US fintech manager Quona Capital intends to implement a “programmatic approach” to collecting qualitative impact data from its portfolio’s customers, according to its latest impact report, released last week.
“A lot of us in impact investing measure output,” managing partner Monica Brand Engel told New Private Markets, referring to quantitative data used to determine impact, such as number of customers served. “But outcome-level data [qualitative data on how a product is impacting a customer] is much harder to get. You have to talk to customers.”
To accomplish this, the firm is working with with impact measurement company 60 Decibels to gather “qualitative, customer-level insights from many of our portfolio companies”, by surveying a randomised sample of end users on the way the product in question has impacted them and their families.
Launched in Washington, DC, in 2015, Quona identifies as a manager with strong impact credentials, and prioritises investing in fintech companies targeting underserved consumers and businesses in emerging markets. The firm’s third flagship fund beat its $250 million target to close on $332 million in September 2022. The firm is also raising an opportunities fund with a target of $70 million to $75 million to double down on promising assets.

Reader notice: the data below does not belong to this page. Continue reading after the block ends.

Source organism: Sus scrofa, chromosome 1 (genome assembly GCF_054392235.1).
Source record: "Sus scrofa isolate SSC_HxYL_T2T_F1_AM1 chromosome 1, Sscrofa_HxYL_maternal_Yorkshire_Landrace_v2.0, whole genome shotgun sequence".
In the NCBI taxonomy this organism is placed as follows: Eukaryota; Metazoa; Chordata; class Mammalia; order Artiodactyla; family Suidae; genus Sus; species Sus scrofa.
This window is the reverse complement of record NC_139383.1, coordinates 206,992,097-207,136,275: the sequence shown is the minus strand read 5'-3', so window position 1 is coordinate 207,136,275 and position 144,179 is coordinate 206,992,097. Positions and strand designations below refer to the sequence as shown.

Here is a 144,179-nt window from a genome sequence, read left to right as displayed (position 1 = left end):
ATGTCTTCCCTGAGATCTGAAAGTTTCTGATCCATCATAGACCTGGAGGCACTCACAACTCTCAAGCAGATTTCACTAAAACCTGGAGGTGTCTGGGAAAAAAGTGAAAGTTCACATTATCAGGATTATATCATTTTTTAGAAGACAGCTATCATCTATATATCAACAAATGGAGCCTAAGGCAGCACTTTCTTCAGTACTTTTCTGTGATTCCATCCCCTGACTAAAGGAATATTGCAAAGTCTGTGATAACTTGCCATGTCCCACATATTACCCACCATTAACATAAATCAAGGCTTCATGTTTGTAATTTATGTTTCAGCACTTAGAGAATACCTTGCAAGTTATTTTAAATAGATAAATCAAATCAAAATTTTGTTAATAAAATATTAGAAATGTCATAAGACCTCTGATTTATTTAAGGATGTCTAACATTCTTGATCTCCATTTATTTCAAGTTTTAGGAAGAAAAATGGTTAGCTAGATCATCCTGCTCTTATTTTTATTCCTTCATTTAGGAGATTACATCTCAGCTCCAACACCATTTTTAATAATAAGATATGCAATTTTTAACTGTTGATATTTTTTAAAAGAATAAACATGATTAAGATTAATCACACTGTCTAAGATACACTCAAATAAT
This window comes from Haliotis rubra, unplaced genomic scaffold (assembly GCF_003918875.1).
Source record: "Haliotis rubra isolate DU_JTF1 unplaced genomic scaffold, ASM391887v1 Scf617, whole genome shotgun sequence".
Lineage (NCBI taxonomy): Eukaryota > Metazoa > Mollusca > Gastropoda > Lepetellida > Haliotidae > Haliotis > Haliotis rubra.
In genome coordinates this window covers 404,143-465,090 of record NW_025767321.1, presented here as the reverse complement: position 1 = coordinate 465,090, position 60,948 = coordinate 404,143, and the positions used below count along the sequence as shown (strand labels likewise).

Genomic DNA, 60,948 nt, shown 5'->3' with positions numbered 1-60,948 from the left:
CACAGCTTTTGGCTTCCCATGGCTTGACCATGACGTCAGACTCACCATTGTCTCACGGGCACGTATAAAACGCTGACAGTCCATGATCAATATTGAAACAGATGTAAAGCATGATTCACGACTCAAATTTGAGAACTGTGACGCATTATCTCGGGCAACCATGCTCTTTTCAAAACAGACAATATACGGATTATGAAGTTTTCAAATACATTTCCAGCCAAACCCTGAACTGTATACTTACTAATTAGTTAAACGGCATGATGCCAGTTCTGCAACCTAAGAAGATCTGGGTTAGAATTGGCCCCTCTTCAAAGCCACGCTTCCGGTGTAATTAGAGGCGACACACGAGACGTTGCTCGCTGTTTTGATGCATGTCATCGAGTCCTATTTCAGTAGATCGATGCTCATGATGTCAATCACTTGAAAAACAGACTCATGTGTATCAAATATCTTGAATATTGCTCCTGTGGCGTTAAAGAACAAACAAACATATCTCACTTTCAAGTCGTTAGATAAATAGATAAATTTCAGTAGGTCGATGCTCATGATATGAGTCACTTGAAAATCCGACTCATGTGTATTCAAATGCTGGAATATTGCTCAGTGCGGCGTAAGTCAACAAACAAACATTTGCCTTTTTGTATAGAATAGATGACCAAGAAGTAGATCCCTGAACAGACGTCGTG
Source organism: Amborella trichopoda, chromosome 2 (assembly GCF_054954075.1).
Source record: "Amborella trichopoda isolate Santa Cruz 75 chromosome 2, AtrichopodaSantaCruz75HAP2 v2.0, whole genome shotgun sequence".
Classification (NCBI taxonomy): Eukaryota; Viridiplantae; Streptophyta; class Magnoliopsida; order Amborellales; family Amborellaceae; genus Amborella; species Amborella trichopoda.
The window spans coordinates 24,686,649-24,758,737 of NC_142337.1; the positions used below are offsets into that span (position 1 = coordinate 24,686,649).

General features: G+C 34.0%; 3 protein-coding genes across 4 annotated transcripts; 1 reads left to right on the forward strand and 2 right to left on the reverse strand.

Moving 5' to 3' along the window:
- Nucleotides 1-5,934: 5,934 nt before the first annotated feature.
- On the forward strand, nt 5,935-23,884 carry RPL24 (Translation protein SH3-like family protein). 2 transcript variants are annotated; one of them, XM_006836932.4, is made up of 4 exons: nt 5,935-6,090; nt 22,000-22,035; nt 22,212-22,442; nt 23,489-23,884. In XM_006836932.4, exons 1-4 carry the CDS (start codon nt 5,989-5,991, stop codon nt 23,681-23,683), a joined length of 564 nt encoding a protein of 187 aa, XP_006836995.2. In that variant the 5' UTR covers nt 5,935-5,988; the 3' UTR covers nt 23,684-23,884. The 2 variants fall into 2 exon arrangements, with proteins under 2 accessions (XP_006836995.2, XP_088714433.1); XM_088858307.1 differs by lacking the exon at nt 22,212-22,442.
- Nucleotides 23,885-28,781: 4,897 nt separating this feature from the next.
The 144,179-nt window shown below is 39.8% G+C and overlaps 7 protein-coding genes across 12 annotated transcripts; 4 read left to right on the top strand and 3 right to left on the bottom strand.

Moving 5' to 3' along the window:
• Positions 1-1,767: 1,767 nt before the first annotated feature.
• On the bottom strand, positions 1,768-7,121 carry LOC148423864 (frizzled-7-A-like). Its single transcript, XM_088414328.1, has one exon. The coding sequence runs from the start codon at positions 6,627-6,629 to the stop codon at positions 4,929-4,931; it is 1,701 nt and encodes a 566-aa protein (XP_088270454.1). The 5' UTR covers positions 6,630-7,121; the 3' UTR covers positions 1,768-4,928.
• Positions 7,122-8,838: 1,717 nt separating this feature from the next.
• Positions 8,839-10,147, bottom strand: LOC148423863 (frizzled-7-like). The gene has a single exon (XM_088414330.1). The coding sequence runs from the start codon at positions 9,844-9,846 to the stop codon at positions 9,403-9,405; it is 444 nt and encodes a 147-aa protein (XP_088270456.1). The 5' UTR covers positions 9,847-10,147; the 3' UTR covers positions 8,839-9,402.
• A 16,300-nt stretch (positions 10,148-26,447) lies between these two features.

One of the portfolio companies included in the scheme was Khazna, an Egyptian company that provides credit offerings and early wage access to underbanked users. Surveying the customers revealed the enhanced impact of the early wage access product when used in conjunction with a local digital card scheme. Engel said: “It doesn’t mean that everyone with early wage access will have a digital card, but it is an insight into how combinations of financial services can yield different outcomes.”
The strategy was first piloted with a select few portfolio companies in 2021 and is currently being rolled out more widely. Engel acknowledged that while the hope is to include more portfolio companies in due course, the cost of collecting the data is an issue. So far, the participating portfolio companies have helped shoulder the expense.
“We’d love to do this level of customer study on each of our portfolio companies, though how to finance something like that remains a challenge,” she added.